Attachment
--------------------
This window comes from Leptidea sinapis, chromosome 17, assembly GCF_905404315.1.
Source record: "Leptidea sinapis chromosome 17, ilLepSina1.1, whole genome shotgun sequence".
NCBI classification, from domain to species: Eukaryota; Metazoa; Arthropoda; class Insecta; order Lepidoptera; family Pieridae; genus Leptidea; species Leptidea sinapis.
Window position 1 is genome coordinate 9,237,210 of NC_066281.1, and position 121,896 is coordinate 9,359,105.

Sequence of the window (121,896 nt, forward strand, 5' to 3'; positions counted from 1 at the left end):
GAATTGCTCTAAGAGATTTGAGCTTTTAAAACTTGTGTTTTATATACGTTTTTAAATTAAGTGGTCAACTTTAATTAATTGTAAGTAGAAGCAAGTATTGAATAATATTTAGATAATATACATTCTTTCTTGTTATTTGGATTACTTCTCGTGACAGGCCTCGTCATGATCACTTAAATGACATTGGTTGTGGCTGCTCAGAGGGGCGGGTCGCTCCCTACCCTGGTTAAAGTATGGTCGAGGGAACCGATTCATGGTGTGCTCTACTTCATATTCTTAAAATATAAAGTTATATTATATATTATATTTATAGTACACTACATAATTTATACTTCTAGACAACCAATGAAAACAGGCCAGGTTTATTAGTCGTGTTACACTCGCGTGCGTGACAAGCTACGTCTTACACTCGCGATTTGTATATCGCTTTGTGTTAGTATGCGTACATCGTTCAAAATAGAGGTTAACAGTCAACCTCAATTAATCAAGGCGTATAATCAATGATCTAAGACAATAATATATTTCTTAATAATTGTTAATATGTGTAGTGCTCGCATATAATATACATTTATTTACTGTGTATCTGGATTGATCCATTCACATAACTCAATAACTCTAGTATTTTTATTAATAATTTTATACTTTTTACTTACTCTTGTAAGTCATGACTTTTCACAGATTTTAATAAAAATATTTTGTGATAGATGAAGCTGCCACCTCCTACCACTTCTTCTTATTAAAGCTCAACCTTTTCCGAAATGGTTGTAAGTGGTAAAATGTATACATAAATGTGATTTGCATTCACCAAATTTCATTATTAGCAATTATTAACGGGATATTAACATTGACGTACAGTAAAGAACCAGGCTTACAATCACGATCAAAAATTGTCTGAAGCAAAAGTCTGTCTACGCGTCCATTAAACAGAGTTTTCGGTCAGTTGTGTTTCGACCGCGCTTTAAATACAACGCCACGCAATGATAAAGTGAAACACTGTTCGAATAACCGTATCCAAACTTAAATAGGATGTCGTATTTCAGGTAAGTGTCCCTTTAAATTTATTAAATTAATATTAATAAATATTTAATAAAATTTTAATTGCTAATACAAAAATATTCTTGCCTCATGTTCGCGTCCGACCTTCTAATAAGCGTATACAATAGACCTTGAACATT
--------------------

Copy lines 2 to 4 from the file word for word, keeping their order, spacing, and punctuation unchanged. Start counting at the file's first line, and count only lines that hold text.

Source record: "Leptidea sinapis chromosome 17, ilLepSina1.1, whole genome shotgun sequence".
NCBI classification, from domain to species: Eukaryota; Metazoa; Arthropoda; class Insecta; order Lepidoptera; family Pieridae; genus Leptidea; species Leptidea sinapis.
Window position 1 is genome coordinate 9,237,210 of NC_066281.1, and position 121,896 is coordinate 9,359,105.